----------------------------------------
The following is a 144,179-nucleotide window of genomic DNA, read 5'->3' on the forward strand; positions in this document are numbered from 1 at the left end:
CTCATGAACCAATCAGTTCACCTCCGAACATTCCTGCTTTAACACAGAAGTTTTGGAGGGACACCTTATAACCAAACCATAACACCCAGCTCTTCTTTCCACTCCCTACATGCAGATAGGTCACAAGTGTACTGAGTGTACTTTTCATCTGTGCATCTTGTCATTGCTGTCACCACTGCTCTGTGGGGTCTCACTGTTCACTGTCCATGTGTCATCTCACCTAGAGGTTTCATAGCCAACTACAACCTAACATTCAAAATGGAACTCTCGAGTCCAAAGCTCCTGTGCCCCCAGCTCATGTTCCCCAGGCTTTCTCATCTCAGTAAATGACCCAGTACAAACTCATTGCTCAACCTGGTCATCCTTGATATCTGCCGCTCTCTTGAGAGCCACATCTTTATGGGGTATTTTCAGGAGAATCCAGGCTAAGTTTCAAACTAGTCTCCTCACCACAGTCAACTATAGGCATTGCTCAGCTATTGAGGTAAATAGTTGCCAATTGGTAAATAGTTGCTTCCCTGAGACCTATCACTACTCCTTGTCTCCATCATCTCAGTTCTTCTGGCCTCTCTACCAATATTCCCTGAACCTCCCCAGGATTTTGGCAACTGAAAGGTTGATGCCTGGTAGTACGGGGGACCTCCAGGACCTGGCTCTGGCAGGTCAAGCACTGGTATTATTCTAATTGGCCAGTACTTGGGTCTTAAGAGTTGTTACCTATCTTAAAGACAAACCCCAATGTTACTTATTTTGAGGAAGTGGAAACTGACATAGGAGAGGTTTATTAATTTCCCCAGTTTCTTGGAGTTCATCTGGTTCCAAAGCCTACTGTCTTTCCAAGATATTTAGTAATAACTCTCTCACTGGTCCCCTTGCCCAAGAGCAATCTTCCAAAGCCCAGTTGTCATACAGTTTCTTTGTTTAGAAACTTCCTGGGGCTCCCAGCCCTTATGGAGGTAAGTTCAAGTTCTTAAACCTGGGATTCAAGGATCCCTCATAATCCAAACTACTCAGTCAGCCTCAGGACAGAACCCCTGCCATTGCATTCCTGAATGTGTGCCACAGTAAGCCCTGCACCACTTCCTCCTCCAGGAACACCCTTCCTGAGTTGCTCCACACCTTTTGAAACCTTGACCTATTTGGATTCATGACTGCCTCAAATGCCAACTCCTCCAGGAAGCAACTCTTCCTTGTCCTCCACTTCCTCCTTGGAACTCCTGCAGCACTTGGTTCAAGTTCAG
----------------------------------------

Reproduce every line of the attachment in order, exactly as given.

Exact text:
The following is a 144,179-nucleotide window of genomic DNA, read 5'->3' on the forward strand; positions in this document are numbered from 1 at the left end:
CTCATGAACCAATCAGTTCACCTCCGAACATTCCTGCTTTAACACAGAAGTTTTGGAGGGACACCTTATAACCAAACCATAACACCCAGCTCTTCTTTCCACTCCCTACATGCAGATAGGTCACAAGTGTACTGAGTGTACTTTTCATCTGTGCATCTTGTCATTGCTGTCACCACTGCTCTGTGGGGTCTCACTGTTCACTGTCCATGTGTCATCTCACCTAGAGGTTTCATAGCCAACTACAACCTAACATTCAAAATGGAACTCTCGAGTCCAAAGCTCCTGTGCCCCCAGCTCATGTTCCCCAGGCTTTCTCATCTCAGTAAATGACCCAGTACAAACTCATTGCTCAACCTGGTCATCCTTGATATCTGCCGCTCTCTTGAGAGCCACATCTTTATGGGGTATTTTCAGGAGAATCCAGGCTAAGTTTCAAACTAGTCTCCTCACCACAGTCAACTATAGGCATTGCTCAGCTATTGAGGTAAATAGTTGCCAATTGGTAAATAGTTGCTTCCCTGAGACCTATCACTACTCCTTGTCTCCATCATCTCAGTTCTTCTGGCCTCTCTACCAATATTCCCTGAACCTCCCCAGGATTTTGGCAACTGAAAGGTTGATGCCTGGTAGTACGGGGGACCTCCAGGACCTGGCTCTGGCAGGTCAAGCACTGGTATTATTCTAATTGGCCAGTACTTGGGTCTTAAGAGTTGTTACCTATCTTAAAGACAAACCCCAATGTTACTTATTTTGAGGAAGTGGAAACTGACATAGGAGAGGTTTATTAATTTCCCCAGTTTCTTGGAGTTCATCTGGTTCCAAAGCCTACTGTCTTTCCAAGATATTTAGTAATAACTCTCTCACTGGTCCCCTTGCCCAAGAGCAATCTTCCAAAGCCCAGTTGTCATACAGTTTCTTTGTTTAGAAACTTCCTGGGGCTCCCAGCCCTTATGGAGGTAAGTTCAAGTTCTTAAACCTGGGATTCAAGGATCCCTCATAATCCAAACTACTCAGTCAGCCTCAGGACAGAACCCCTGCCATTGCATTCCTGAATGTGTGCCACAGTAAGCCCTGCACCACTTCCTCCTCCAGGAACACCCTTCCTGAGTTGCTCCACACCTTTTGAAACCTTGACCTATTTGGATTCATGACTGCCTCAAATGCCAACTCCTCCAGGAAGCAACTCTTCCTTGTCCTCCACTTCCTCCTTGGAACTCCTGCAGCACTTGGTTCAAGTTCAG